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Plácido Zuloaga: How the medieval art of Alhambra inspired one of Spain’s greatest modern masters

The Nasrid dynasty was the last Muslim dynasty in the Iberian Peninsula, ruling the Emirate of Granada from 1230 until 1492. Today, the most visible evidence of the Nasrid dynasty is the Alhambra palace complex which has influenced generations of creators

Plácido's portrait painted by his son Ignacio Zuloaga
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Waqas Ahmed (åbner i nyt vindue) (The Khalili Collections)

Placido Zuloaga

The most notable example of Nasrid inspiration in the 19th century was to be found in Spain itself – namely in the art and craft of Spanish damascene metalwork.

This highly specialised art form involved the decoration of oxidised iron or tempered steel with gold, silver and occasionally copper. The damascener would heat an iron object, cut lines into it, then lay fine silver and gold wire over this striated surface using a variety of manual punches. Other stages of the process would include shading (sombreado) where fine details would be accomplished, and beading (perleado) where a band or border would be introduced featuring small ‘beads’ made from winding the fine silver wire. The results were breath-taking.

The undisputed master of this art form was Placido Zuloaga. He came from the most distinguished family of artists and artisans in Eibar – his grandfather was Chief Royal Armourer and his father Eusebio was himself Lieutenant Armourer and Honorary Gunmaker to Queen Isabel II and won medals at the 1851 World's Fair in London.

A portrait of Placido Zuloaga painted by his son Ignacio Zuloaga

But it was Plácido who perfected the art, took it to new heights, thereby transforming Eibar into the European epicentre for damascene metalwork. Initially commissioned by Queen Isabella, following her death, Zuloaga reached out to British patron Lord Alfred Morrison, who would go on to commission masterpieces such as the Fonthill Casket.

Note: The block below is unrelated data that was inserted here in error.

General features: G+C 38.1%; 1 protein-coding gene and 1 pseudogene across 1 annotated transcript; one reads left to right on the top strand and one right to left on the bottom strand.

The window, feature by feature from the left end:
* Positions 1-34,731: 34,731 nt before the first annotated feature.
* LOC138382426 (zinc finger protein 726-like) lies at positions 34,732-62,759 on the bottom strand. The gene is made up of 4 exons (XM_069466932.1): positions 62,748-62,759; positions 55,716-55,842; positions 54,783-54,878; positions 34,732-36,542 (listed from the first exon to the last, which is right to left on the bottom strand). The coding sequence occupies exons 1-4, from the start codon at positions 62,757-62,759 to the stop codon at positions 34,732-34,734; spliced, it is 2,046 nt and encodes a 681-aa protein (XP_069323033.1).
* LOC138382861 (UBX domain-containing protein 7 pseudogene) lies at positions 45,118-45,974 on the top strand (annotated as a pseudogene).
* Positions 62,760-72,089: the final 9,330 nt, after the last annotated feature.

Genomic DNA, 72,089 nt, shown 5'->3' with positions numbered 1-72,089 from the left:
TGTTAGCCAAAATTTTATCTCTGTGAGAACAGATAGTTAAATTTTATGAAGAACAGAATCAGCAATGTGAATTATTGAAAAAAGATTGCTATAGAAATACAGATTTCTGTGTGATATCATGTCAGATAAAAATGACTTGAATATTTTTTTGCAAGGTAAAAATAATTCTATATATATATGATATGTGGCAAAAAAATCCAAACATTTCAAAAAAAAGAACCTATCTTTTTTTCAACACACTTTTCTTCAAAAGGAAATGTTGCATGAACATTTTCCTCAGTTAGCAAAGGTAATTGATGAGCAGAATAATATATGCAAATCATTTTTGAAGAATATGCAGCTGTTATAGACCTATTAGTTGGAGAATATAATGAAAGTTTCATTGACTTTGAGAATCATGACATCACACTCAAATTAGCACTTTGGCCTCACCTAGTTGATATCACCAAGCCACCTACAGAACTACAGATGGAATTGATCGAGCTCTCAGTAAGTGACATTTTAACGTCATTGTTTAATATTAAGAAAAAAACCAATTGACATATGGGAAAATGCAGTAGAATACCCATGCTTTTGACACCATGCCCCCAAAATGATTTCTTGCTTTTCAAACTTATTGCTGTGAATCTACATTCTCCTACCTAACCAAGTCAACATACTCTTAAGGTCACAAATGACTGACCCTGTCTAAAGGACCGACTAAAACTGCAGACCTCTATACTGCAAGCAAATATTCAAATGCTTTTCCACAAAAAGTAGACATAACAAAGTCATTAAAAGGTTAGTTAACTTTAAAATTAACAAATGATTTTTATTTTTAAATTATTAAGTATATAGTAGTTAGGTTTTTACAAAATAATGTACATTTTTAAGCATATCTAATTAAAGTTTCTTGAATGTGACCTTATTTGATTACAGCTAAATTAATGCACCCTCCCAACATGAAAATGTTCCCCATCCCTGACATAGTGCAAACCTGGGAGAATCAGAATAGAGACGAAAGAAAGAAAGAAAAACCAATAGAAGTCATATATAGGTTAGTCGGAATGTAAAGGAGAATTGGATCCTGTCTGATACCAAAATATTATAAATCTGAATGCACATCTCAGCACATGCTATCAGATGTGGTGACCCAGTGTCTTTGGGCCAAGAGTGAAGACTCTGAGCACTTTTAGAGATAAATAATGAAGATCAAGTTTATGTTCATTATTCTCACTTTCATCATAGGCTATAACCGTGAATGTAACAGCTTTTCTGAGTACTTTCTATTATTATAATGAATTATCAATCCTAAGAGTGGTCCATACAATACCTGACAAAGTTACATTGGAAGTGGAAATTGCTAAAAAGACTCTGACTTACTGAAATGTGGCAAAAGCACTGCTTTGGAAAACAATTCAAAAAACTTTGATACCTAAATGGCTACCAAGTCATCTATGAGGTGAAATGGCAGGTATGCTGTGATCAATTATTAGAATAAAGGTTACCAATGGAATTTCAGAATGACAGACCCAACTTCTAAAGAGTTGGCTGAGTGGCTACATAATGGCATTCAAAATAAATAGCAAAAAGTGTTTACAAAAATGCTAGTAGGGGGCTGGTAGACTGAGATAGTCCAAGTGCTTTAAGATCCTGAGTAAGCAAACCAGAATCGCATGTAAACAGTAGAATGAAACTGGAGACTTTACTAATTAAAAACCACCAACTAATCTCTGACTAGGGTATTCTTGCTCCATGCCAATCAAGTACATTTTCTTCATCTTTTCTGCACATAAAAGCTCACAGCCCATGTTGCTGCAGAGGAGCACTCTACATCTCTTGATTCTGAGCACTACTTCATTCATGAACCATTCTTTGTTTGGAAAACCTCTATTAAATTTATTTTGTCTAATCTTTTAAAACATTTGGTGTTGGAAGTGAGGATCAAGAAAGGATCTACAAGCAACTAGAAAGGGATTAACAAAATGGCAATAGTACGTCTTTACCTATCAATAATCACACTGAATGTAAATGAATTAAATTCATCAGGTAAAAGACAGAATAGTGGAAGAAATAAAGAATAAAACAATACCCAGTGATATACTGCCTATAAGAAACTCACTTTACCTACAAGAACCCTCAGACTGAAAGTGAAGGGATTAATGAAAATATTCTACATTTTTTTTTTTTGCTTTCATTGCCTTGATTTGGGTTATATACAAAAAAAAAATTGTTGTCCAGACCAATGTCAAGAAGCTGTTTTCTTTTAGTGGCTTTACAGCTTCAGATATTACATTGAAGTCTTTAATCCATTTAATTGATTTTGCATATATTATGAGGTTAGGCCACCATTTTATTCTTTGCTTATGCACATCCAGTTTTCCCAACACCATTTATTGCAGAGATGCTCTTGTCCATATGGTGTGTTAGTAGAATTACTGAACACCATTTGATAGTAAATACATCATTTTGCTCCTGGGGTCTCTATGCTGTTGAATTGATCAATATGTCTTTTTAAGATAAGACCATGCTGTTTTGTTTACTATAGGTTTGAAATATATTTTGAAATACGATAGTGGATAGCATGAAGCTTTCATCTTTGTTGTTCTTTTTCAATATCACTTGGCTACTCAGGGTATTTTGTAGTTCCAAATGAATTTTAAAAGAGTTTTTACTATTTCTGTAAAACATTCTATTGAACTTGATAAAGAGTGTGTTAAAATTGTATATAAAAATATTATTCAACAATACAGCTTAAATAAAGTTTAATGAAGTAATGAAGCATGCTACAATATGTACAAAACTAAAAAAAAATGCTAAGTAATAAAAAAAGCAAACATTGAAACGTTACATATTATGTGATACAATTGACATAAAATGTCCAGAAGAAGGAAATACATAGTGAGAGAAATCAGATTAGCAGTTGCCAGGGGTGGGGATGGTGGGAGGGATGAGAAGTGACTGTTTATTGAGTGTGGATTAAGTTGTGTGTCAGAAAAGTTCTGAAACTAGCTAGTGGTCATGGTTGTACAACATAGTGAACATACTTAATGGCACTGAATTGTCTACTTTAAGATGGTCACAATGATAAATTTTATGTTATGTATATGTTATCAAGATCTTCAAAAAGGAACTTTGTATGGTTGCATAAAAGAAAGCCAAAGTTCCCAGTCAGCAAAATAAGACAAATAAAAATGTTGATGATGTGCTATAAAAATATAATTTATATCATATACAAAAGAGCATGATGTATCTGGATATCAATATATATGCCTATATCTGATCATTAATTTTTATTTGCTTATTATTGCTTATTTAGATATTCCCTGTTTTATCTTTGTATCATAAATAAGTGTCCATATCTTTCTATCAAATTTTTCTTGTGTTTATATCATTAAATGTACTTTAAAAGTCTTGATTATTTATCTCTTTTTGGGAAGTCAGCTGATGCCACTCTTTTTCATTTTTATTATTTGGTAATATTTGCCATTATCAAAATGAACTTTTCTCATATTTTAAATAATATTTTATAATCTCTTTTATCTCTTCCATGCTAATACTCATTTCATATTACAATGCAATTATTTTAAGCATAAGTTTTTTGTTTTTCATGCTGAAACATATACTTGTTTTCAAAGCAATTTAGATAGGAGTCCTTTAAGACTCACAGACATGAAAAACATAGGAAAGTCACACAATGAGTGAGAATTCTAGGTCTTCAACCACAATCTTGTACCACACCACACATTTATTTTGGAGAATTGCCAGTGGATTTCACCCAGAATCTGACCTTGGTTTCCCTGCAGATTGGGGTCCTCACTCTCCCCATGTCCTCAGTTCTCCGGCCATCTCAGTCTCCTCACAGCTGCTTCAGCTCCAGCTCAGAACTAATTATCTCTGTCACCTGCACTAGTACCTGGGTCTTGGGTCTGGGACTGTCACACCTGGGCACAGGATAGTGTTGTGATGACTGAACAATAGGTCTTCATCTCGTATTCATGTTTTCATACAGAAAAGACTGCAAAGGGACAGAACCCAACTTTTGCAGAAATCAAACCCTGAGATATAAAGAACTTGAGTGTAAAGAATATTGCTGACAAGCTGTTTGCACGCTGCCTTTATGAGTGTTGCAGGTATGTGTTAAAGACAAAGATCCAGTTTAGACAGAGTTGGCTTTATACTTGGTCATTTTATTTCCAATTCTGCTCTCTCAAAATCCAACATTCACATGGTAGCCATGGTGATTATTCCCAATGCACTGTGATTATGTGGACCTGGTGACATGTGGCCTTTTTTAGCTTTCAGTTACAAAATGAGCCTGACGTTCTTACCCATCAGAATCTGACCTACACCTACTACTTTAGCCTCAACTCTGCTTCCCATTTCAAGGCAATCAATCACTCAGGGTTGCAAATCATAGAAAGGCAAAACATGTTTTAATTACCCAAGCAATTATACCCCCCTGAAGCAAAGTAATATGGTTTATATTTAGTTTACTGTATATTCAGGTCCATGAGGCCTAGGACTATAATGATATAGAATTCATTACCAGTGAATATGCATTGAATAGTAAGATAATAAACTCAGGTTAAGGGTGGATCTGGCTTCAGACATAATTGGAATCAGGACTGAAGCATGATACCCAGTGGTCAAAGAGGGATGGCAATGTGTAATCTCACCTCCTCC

Iron Cascone

Inspired by Nasrid Design

In addition to holding the world’s most comprehensive collection of Islamic art and artefacts, the Khalili Collections also holds the most significant collection of Spanish Damascene metalwork by Zuloaga and other masters in Toledo. This allows for an unprecedented opportunity to see the nature and extent of the influence of one on the other.

Firstly, the sheer intricacy of Spanish damascening in itself mirrors that demonstrated by Nasrid artisans some five centuries before. The tradition of immaculate attention to detail and the flawless application of symmetry were most certainly continued by the damasceners.

Moreover, ornamental elements from Islamic art and particularly Nasrid art such as particular geometric (the eight-point star) and vegetal (ataurique) motifs are also to be found in abundance in works coming out of Eibar and Toledo.

Perhaps the most vivid connection is the appearance on so many of the damascene masterpieces of the Nasrid motto wa la ghaliba illa Allah ‘Only God is the Victorious’ in Arabic script, together with its official shield. Not only was this a nod to the Islamic tradition in Spanish history, but also an appreciation of the universal beauty of the Arabic calligraphic script. Whether or not the motivations were secular or spiritual is not known, but it certainly opens up an interesting narrative for discussion on interfaith relations in the history of Spain.

Domed and Footed Casket

There are also ornamental designs specific to Alhambra that clearly inspired Zuloaga, most obviously visible in his pair of urns (also commissioned by Morrison) that almost identically follow the designs of the famous Alhambra Vases. The large wing-like handles, the monumental size (over a metre tall), the Islamic motifs and the distribution of the damascene ornament of the Zuloaga urns all show how familiar he was with the Alhambra counterparts. Moreover, his use of Arabesques in damascening would inspire other damasceners from Toledo to follow suit.

A pair of large urns (over 1m tall) made by Zuloaga. Their purpose seems to have been purely decorative, their ornament painted in copper lustre glaze over a white glaze, to which cobalt blue was added in their later period.  Their large wing-like handles serve simply to provide greater surface for decoration.
Dagger of Jambiya Form with relief ornament, consisting of palmettes, arches, an eight-pointed star, and other conventional Islamic motifs.
Parasol handle with decorative motifs that are Islamic

Plácido Zuloaga became one of Spain’s great modern masters, who in producing so many works of cultural significance, became a national treasure in his own right. By the time of his death in 1910 at the age of 76, he had won many honours, including Knight Commander of the Order of Isabel the Catholic and Knight of the Order of Charles III. But his most unique contribution is how he leveraged Spain’s Islamic cultural heritage to take the art of damascening to a level never before – and never since – achieved.

This blog is part of a two series on Nasrid art and its influence on European art. Read about how the medieval art of Alhambra inspired European art.

medieval art Islamic Art Placido Zuloaga